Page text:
can live with them.
remembers how her son Nasr loved to play with his first
son; his wife delivered his second child while he was in
prison. She misses Basils jokes, Naseirs
kindness, and Muhameds helpfulness. Her youngest,
Jehad, was always missing his older brothers, and now he,
too, is a prisoner, awaiting his own conviction. Sharif
is engaged and dreams to be free and marry his bride.
Islam was known for his beautiful eyes; many girls tried
to win his attention by being nice to Latifah.
Latifah does not attend any weddings because she is
afraid she will not be able to control her tears. She
despairs that she will die before she can witness her own
Though Latifah has not given up hope that her sons and
other Palestinian prisoners will be freed, she often
feels that no one remembers them and no one is fighting
for them. She prays, searching for the strength and
patience to endure life under Occupation and the unending
separation from her sons. The home Latifah shares with
her husband has been demolished twice in the last ten
years. She and her husband, 67 years old, have recently
opened a small candy store in their home to try to earn
money and fill their free time.
This is the story of countless Palestinian women, who
hope for the freedom of their sons, husbands, and
brothers with every breath.
Latifah Najis imprisoned sons:
Name Age Year imprisoned Sentence
36 years single 2002 7 lifers + 50 years
34 years married with 2 children 2002 5 lifers
30 years engaged 2002 4 lifers
29 years - single 2004 4 years + 4 months + $2500
26 years - single 2002 2 lifers + 30 years
22 years - single 2004 5 years + 6 months + $2500
19 years - single 12/2006 Not yet
Adib S Kawar
September 4th, 2007 | Posted in Press Releases, Bil'in
Village, ISM Media Alerts
MEDIA ADVISORY: A Victory for the residents of Bil'in
4th September 2007:
Following popular non-violent resistance through joint
struggle between Palestinian, Israeli and international
activists, a court decision has been made in favor of the
petition by Bilin village to change the current route of
the Apartheid Wall.
The court decision dictates that the military are obliged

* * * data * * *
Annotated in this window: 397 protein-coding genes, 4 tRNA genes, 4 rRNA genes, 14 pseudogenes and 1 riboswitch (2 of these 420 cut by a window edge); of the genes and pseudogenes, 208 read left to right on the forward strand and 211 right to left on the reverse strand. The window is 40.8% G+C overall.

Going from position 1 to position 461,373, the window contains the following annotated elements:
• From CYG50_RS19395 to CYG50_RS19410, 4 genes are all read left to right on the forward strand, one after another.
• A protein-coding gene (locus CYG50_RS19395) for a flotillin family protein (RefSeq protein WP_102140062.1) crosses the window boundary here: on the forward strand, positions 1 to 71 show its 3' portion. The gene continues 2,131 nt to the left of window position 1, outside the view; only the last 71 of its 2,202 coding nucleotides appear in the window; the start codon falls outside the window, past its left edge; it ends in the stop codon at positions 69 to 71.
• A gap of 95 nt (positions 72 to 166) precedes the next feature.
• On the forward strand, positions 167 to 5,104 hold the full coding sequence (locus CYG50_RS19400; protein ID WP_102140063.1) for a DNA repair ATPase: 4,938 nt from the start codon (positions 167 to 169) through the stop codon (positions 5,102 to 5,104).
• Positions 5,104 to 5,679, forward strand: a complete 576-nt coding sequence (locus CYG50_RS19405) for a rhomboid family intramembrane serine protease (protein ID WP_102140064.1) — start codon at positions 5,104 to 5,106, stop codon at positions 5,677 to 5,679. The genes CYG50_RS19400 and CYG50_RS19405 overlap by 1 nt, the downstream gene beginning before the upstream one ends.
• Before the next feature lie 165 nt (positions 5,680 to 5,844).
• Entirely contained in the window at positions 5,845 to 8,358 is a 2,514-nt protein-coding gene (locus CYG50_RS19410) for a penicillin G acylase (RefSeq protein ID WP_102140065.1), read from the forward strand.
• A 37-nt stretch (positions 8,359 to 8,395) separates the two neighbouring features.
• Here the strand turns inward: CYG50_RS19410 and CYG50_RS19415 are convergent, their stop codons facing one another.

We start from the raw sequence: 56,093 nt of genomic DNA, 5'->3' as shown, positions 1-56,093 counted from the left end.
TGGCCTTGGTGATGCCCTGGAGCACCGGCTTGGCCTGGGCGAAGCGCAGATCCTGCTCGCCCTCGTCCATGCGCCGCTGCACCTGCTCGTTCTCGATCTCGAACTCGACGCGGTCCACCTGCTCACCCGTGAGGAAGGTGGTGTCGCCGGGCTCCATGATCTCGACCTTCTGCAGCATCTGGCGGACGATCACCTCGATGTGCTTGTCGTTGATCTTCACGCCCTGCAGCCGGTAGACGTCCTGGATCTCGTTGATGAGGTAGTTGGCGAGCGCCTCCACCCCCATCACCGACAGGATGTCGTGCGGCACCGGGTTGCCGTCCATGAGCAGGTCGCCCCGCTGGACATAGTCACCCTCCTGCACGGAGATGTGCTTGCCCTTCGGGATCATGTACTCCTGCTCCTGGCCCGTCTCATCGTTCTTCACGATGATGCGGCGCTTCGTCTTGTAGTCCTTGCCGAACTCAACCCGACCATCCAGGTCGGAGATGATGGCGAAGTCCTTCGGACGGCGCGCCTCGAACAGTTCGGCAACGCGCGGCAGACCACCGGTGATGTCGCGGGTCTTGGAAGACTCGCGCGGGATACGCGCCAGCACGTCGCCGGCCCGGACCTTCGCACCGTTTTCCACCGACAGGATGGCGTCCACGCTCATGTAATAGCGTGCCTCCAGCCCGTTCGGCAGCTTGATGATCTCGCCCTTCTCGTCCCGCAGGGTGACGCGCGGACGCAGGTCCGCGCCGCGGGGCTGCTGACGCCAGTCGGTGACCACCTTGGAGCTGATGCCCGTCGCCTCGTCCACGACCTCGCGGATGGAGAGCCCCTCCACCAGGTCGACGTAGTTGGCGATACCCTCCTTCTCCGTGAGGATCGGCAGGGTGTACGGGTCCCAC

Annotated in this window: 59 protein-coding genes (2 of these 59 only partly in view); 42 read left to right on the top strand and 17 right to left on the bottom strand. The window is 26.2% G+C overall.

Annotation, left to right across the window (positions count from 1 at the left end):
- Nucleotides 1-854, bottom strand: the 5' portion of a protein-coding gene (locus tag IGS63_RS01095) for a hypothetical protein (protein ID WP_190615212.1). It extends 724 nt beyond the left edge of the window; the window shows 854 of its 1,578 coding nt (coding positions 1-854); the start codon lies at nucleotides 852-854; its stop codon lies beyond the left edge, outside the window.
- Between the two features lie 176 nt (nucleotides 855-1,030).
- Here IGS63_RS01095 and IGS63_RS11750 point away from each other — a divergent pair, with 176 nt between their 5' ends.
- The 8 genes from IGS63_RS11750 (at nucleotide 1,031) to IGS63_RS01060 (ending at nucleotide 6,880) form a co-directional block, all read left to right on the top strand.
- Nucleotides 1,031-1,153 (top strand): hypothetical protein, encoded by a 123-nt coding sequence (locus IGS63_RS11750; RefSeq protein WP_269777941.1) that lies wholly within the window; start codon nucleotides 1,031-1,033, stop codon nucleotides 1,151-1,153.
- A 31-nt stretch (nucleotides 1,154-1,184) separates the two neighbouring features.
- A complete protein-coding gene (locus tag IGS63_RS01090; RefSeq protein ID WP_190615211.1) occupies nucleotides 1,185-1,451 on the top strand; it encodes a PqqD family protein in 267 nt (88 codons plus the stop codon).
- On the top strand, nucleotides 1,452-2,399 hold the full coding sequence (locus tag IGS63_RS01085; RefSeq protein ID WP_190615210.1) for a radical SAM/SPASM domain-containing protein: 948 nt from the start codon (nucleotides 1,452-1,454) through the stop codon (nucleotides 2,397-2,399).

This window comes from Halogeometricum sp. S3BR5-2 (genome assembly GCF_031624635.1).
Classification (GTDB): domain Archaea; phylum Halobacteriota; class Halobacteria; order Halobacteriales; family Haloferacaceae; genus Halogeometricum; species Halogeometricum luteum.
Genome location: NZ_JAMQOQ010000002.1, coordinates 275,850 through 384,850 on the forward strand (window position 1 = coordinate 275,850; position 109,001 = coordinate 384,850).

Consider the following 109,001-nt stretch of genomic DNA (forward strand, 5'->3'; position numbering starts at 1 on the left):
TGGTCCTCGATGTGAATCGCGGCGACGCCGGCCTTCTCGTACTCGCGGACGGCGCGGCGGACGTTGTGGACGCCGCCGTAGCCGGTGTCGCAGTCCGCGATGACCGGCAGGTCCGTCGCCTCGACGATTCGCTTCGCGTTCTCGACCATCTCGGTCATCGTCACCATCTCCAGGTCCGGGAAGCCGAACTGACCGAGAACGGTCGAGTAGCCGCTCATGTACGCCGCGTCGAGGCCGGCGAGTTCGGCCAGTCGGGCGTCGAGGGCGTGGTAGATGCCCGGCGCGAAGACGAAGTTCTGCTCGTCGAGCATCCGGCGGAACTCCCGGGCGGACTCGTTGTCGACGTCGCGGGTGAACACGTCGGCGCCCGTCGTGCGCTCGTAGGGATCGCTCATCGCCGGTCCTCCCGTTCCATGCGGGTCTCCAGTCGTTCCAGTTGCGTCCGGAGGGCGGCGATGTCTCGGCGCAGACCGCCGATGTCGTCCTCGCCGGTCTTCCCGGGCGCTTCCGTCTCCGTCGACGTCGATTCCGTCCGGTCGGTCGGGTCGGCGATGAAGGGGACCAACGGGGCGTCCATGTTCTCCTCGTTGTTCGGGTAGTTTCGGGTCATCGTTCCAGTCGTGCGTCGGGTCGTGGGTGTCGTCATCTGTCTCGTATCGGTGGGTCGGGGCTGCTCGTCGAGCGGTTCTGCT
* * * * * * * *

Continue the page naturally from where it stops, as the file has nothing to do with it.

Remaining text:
to plan and implement a new route for the wall. It has
been ordered that the new path will allow for all
Palestinian agricultural land to be on the Palestinian
side. Furthermore, the court has ordered that the state
should not take into consideration the area earmarked for
Stage B of the planned expansion of Matityahu East.
During the proceedings, it was of note that the court
made a rarely heard reference to military considerations
and security. The court stated that in respect of
security considerations, the current route of the wall
runs in a topographically inferior path thus indicating
that the original route had been planned with the prime
consideration being the planned expansion of the
settlement rather than of security.
The Supreme Court decision comes after years of continued
struggle and resistance to the illegal confiscation of
village lands. It is seen as a victory for the path of
non-violent resistance and joint initiative from both the
Palestinian and Israeli participants.
Although today's decision is seen a victory in the
struggle against oppressive consequences of the Israeli
Occupation and a victory for the villagers of Bilin, it
is important to recognize that the route of the wall
still deviates from internationally recognized armistice
lines and is still in violation of international law,
resolutions and advisories made within the International
Court of Justice and within the UN Security Council.
For more information please go to the Israeli Supreme
Court Website, www.court.gov.il
(unfortunately the decision is only in Hebrew)
Alternatively please contact:
Neta Golan: 059 8 184169
Attorney Michael Sfard: 0544 713930 alternatively 03 607